Stiftung Tierärztliche Hochschule Hannover (TiHo)TiHo eLib

miR-134 : a new therapeutic target for drug-resistant idiopathic epilepsy in dogs?

Current antiseizure drugs (ASD) provide symptomatic control of seizures
in only two-thirds of patients and do not change the underlying
pathophysiology. Recently, microRNAs (miR) have emerged as potential
novel targets for seizure control and disease-modification in drugresistant
epilepsy. miR-134 is up-regulated in rodents after prolonged
or repeated seizures and in brain tissue form humans with drugresistant
temporal lobe epilepsy. MicroRNAs can be specifically
targeted using antisense oligonucleotides and inhibiting miR-134 has
shown potent and long-lasting anticonvulsant and neuroprotective
effects in rodent epilepsy models. We aim of to assess miR-134 as a
circulating biomarker of drug-resistant epilepsy in dogs. Plasma samples
from seven healthy dogs and 14 dogs with a tier II confidence
level for idiopathic epilepsy (IE) were used. Seven IE dogs were
responsive to ASD and seven were drug-resistant (less than 50%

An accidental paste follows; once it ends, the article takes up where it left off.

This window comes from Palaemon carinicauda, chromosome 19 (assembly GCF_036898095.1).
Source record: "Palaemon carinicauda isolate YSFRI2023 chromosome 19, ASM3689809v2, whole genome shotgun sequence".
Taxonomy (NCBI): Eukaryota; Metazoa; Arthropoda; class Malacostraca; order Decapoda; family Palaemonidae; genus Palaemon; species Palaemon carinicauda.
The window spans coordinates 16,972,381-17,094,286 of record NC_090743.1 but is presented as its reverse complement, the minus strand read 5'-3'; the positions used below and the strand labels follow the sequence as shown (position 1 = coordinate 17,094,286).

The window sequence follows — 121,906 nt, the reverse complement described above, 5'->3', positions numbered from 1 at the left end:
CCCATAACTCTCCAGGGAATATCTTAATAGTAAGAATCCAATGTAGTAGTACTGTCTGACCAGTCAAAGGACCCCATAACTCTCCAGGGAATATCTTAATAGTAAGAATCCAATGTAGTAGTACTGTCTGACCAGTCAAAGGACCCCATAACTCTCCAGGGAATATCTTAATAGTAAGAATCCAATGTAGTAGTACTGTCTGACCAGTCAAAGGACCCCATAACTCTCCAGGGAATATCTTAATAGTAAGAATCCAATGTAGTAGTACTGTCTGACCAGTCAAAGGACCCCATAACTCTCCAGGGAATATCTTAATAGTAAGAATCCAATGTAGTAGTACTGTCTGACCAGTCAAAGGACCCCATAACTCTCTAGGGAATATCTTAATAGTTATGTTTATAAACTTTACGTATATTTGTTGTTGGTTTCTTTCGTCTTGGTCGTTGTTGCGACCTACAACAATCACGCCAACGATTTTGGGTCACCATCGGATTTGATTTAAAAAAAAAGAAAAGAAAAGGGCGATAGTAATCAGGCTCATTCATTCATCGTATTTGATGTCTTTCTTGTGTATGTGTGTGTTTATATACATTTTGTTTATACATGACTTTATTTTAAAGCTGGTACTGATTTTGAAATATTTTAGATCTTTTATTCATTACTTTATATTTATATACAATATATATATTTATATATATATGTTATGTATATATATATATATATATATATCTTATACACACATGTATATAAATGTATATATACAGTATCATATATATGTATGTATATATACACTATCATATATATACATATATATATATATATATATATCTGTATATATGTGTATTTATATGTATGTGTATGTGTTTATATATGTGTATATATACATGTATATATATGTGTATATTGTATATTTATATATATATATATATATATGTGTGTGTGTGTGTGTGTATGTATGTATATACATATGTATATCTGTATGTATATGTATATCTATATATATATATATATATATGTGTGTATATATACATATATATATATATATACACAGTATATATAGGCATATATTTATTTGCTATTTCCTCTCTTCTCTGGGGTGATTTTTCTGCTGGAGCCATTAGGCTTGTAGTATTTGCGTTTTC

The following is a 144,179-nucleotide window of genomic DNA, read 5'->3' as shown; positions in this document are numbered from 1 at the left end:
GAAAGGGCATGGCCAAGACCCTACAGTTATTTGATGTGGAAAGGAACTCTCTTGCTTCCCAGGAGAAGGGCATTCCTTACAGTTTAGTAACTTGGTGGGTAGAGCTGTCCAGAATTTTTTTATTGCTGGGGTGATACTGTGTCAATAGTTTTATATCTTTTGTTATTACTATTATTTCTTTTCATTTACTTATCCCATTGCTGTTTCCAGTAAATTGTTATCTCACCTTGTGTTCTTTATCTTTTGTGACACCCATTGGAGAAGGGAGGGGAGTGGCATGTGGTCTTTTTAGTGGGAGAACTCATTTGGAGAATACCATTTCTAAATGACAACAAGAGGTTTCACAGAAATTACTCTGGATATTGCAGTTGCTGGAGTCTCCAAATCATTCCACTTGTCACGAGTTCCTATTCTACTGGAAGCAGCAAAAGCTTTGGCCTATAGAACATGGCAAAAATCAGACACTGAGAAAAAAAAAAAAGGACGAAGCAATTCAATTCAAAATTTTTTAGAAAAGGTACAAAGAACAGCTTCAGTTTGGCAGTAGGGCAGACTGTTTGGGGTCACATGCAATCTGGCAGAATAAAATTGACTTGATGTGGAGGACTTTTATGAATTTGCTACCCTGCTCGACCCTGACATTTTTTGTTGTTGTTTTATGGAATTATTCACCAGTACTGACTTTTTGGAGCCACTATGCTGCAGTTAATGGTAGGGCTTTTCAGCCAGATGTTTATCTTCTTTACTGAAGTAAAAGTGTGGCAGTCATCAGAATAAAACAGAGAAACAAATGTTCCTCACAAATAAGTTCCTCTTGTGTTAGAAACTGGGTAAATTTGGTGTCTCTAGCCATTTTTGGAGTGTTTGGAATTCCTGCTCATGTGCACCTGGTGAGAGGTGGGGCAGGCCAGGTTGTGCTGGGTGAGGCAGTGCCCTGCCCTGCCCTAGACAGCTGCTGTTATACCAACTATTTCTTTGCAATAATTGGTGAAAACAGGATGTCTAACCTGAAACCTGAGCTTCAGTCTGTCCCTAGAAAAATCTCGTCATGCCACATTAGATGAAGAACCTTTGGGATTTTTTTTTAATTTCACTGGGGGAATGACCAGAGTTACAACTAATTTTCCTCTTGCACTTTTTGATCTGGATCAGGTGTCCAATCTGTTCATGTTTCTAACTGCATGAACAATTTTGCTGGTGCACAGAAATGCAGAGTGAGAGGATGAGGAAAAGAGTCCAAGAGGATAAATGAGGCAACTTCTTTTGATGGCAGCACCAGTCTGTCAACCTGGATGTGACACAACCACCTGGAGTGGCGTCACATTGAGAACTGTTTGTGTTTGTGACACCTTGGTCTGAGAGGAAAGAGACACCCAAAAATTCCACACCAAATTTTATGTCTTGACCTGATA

reduction of seizures despite at least two ASD). RNA was extracted
using the miRCURY RNA isolation kit for biofluids (Exiqon). Levels of
miR-134 were assessed by individual Taqman miRNA by RT-qPCR on
QuantStudio 12 K Flex PCR system and expressed relative to miR-16.
ANOVA with post hoc test was used for groups comparison. Results
revealed plasma levels of miR-134 were significantly higher
(p=0.0034) in dogs with drug-resistant epilepsy compared to controls
and also considerably higher than in dogs responsive to ASD. This
confirms that changes in miR-134 expression are present in canine IE
and supports miR-134 as biomarker of drug-resistant epilepsy in
dogs and as an interesting therapeutic target for seizure control and
disease-modification in drug-resistant cases.

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